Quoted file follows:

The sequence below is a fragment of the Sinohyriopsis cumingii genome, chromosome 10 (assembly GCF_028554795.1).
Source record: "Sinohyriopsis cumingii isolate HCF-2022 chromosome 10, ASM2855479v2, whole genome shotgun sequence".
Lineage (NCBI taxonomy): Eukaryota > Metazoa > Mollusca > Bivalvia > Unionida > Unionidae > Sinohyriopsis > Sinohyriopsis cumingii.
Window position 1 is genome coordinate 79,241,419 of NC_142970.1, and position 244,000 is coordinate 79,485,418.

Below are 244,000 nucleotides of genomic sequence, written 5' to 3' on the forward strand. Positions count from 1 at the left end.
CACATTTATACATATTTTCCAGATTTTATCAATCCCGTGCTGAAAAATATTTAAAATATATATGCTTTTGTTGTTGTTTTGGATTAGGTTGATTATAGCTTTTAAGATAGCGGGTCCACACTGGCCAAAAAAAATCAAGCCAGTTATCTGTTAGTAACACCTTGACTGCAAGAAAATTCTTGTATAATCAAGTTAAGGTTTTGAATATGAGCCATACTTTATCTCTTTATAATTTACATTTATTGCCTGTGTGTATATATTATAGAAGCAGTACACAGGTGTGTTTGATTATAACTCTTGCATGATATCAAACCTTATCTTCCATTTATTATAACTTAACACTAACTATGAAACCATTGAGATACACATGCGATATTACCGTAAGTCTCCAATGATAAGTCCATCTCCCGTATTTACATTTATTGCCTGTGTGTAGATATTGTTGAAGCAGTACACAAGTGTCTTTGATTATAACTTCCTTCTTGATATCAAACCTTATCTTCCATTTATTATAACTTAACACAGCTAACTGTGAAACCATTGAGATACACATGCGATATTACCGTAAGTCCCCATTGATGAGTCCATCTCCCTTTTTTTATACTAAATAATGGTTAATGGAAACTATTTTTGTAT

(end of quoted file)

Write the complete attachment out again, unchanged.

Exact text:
The sequence below is a fragment of the Sinohyriopsis cumingii genome, chromosome 10 (assembly GCF_028554795.1).
Source record: "Sinohyriopsis cumingii isolate HCF-2022 chromosome 10, ASM2855479v2, whole genome shotgun sequence".
Lineage (NCBI taxonomy): Eukaryota > Metazoa > Mollusca > Bivalvia > Unionida > Unionidae > Sinohyriopsis > Sinohyriopsis cumingii.
Window position 1 is genome coordinate 79,241,419 of NC_142970.1, and position 244,000 is coordinate 79,485,418.

Below are 244,000 nucleotides of genomic sequence, written 5' to 3' on the forward strand. Positions count from 1 at the left end.
CACATTTATACATATTTTCCAGATTTTATCAATCCCGTGCTGAAAAATATTTAAAATATATATGCTTTTGTTGTTGTTTTGGATTAGGTTGATTATAGCTTTTAAGATAGCGGGTCCACACTGGCCAAAAAAAATCAAGCCAGTTATCTGTTAGTAACACCTTGACTGCAAGAAAATTCTTGTATAATCAAGTTAAGGTTTTGAATATGAGCCATACTTTATCTCTTTATAATTTACATTTATTGCCTGTGTGTATATATTATAGAAGCAGTACACAGGTGTGTTTGATTATAACTCTTGCATGATATCAAACCTTATCTTCCATTTATTATAACTTAACACTAACTATGAAACCATTGAGATACACATGCGATATTACCGTAAGTCTCCAATGATAAGTCCATCTCCCGTATTTACATTTATTGCCTGTGTGTAGATATTGTTGAAGCAGTACACAAGTGTCTTTGATTATAACTTCCTTCTTGATATCAAACCTTATCTTCCATTTATTATAACTTAACACAGCTAACTGTGAAACCATTGAGATACACATGCGATATTACCGTAAGTCCCCATTGATGAGTCCATCTCCCTTTTTTTATACTAAATAATGGTTAATGGAAACTATTTTTGTAT